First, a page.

May 24, 2023
Today we have a special mash-up conversation about diversity in the C-suite. Join us as we explore the inspiring journeys of Shellye Archambeau, Former CEO, MetricStream, Advisor & Author, Deborah H. Telman, Executive Vice President, Corporate Affairs & General Counsel, Gilead Sciences, Inc., and Fawn Lopez Publisher Emeritus, Modern Healthcare.
Let’s hear from Shellye Archambeau first:
Shellye Archambeau: Oh, goodness, my life was one of a lot of challenges. My brother didn’t have a college degree. And he had four children. My parents had four kids in five years, boom, boom, boom, boom, boom, I have rights. And so to support his family, he was always taking on new opportunities. So we moved, I lived in seven different states before I got to high school. So you’re always right. So you’re always the new kid on the block. And oh, by the way, this happens to be in the 60s and early 70s. And that was the time when a lot was going on civil rights wise. And for as many people that felt there should be civil rights to it just as many that didn’t. And they were, frankly, very willing and open to let a little black girl know that she wasn’t welcome and wasn’t wanted. I was bullied, I was abused. I was beat up by kids in my class. I mean, it was just not, it was not good. So that’s why I realized very early in life that the odds just start in my favorite. So if I want anything out of life, I’m going to have to figure out how I improve the odds to actually get it. I craved respect. I just wanted people to respect me because I wasn’t getting respect And what I found is when I actually helped people, they then got to know me as a person. And they started to respect me. So I learned early that helping was actually a good thing. So it offered to help people, then I then I figured out that I was really good at organizing and pulling things together. And people actually respected that, too. So I was like, okay, so by the time I got to high school, I was joining all kinds of clubs and organizations. But more than that, I was leading them. I was president, this vice president of that treasurer of this, you know, I took positions. And again, it was all about trying to be respect and show that I’m capable in all of that. And that’s really what sparked the leadership. I personally didn’t recognize it from the beginning. But I do feel I do feel that when people, you know, ask you, or ask me, shell, you know, what are your superpowers? So we talk about strength. I believe my strengths are two things really, which is one, courage, and to discipline. So it’s the courage to take risks, and the courage to go after things when you’re not comfortable. And then it’s a discipline that’s required to actually follow through on the plan, you know, a lot of people set goals scary, I find and, and some people actually take the time to write down a plan, you know, right, here’s my goal, here’s my plan. But very few people make decisions every day, consistent with that plan. And that’s where I believe the power is. And that’s really where my power came from. Because I took the time to build a plan, you know, figure out what was required to achieve the goal, make the plan, and then every day it was like, Alright, this is the plan. So what’s the solution to support the plan? And that way, the odds just improved. Because when opportunities came along, I was ready to go after him. I do think it’s important that boards have kind of a diverse group. So it doesn’t always mean it’ll be the exact same fit. But I do think it’s important that you know, your role. One of the questions I always ask when I’m interviewing for a board is an is to the CEO, or to the lead director or chairman is, you know, what role do you want me to play? Why do you want me on the board, so that I know what my lane is, you know, I tell people stay in your lane boards, they want to know what you know, they don’t want to know what you think. And what I mean by that is, we all have ideas. I mean, we’re smart people, right, we’re sitting on the oil ideas, but the board is has a very finite amount of time to get accomplished what they need to get accomplished. So just because I happen to be an expert in maybe engineering and cybersecurity, whatever, but you know, I have ideas for marketing, they probably don’t want to hear my marketing ideas. Because that’s just based upon gut, right. It’s not based upon experience and background, etc. So you know, stay in your lane, make sure that you are being vocal in those areas in which you bring real expertise and real experience, versus just opining on everything because you have opinions. And that’s what I mean by they want to know what you know, versus just what you think. So I completely agree with that.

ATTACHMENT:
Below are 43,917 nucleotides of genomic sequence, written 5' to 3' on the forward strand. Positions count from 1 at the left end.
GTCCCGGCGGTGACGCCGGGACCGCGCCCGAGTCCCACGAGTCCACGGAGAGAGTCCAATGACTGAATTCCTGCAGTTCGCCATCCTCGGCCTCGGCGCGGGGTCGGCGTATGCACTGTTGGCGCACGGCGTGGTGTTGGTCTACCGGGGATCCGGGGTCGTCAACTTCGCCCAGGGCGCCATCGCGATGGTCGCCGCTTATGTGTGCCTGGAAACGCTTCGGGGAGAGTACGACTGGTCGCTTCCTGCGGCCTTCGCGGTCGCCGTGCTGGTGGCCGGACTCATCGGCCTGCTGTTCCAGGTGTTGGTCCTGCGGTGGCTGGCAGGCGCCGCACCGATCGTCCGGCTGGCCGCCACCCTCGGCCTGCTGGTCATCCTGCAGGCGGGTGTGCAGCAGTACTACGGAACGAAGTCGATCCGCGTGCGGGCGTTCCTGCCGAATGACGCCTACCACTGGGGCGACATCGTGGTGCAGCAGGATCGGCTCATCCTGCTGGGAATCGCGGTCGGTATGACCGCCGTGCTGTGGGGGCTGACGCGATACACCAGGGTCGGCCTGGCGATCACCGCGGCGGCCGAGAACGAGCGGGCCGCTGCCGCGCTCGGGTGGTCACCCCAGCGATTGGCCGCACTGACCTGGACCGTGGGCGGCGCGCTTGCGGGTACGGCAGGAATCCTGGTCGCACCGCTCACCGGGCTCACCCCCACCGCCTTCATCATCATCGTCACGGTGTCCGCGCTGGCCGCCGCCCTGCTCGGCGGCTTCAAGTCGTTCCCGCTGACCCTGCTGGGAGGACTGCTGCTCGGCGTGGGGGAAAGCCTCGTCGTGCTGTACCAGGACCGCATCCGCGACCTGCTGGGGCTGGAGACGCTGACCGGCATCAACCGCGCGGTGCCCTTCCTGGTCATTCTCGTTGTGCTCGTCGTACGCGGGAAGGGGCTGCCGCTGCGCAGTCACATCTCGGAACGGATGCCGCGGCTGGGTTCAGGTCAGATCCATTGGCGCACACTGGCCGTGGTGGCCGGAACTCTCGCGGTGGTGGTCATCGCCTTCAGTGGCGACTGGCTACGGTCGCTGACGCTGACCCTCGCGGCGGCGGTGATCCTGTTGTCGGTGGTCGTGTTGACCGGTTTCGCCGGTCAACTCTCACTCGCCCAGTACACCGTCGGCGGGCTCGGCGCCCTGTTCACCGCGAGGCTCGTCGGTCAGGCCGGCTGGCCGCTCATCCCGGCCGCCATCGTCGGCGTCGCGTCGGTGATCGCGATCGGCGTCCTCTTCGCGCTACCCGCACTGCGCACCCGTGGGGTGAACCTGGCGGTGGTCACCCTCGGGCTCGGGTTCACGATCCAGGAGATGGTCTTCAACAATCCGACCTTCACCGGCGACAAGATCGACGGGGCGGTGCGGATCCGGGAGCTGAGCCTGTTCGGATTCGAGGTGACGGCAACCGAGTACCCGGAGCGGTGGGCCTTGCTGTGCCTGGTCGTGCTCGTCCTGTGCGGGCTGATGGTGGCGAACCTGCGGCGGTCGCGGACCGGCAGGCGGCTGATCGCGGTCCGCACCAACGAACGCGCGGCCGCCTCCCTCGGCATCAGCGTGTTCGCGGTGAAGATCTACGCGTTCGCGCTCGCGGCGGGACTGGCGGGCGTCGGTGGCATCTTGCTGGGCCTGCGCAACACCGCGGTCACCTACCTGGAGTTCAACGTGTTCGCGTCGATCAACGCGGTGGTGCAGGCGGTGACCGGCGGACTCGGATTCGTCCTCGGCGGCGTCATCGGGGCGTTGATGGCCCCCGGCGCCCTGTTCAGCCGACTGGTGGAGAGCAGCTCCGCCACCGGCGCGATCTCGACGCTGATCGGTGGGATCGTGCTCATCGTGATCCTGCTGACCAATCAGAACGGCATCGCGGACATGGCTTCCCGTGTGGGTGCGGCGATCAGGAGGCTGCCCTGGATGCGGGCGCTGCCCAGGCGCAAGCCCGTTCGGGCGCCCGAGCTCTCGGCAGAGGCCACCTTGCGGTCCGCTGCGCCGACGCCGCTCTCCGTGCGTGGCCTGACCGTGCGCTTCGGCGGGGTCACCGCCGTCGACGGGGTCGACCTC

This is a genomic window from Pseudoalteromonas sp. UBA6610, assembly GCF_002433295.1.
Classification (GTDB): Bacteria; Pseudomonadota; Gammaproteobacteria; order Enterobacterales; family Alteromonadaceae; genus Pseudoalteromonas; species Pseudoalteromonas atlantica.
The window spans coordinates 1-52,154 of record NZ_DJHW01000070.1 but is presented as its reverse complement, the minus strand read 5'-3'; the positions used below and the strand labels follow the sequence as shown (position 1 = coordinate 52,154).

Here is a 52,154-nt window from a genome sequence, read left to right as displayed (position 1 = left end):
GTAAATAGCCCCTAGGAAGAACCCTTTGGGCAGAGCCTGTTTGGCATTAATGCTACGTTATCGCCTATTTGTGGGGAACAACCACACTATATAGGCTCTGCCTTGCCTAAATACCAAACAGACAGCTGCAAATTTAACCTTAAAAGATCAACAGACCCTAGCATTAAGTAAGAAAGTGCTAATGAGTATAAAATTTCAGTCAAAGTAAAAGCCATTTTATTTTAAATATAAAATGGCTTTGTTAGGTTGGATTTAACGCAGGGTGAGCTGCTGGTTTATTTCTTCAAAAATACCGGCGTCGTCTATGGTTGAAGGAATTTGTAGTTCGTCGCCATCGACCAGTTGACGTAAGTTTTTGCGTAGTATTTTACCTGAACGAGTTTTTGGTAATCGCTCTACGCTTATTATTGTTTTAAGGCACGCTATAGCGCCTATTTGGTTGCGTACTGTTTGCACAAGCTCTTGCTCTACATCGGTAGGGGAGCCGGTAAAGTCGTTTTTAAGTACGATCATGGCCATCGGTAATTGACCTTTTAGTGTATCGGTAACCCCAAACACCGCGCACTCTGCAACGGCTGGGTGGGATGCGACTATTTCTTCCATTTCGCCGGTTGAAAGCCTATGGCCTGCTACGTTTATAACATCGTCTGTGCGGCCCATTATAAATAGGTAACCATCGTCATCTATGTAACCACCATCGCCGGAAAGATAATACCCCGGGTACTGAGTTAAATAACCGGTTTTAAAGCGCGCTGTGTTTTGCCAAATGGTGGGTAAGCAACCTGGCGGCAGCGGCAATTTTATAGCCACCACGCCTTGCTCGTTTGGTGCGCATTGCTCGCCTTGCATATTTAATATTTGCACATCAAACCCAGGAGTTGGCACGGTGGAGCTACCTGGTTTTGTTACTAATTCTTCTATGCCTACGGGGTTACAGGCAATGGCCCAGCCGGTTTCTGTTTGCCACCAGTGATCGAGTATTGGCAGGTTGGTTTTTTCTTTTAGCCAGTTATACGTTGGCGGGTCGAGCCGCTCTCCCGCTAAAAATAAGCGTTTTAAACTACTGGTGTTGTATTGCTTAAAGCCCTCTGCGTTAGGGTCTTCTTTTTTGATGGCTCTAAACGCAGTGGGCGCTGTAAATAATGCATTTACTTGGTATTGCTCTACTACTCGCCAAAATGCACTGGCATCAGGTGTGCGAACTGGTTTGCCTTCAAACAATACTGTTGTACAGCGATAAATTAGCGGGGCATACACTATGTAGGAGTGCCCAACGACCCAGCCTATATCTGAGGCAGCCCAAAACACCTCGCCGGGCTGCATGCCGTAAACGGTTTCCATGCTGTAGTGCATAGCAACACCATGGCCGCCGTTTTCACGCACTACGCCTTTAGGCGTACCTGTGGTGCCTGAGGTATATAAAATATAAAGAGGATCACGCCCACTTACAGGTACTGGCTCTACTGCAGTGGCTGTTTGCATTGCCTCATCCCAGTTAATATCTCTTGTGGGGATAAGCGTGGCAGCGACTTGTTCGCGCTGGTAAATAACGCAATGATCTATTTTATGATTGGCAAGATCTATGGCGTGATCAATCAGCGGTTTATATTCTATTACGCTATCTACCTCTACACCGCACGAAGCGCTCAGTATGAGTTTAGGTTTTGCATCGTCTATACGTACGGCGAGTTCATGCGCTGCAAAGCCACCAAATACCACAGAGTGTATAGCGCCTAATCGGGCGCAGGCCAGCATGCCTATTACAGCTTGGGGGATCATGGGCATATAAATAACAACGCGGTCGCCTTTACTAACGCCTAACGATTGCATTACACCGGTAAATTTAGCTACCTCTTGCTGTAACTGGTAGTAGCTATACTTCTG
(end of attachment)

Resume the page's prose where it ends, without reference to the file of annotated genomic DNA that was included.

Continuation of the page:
Having experienced the challenges of being the only woman or person of color in many settings, Deb Telman emphasizes the importance of embracing one’s uniqueness and contributing their value without hesitation.Let’s hear from her next.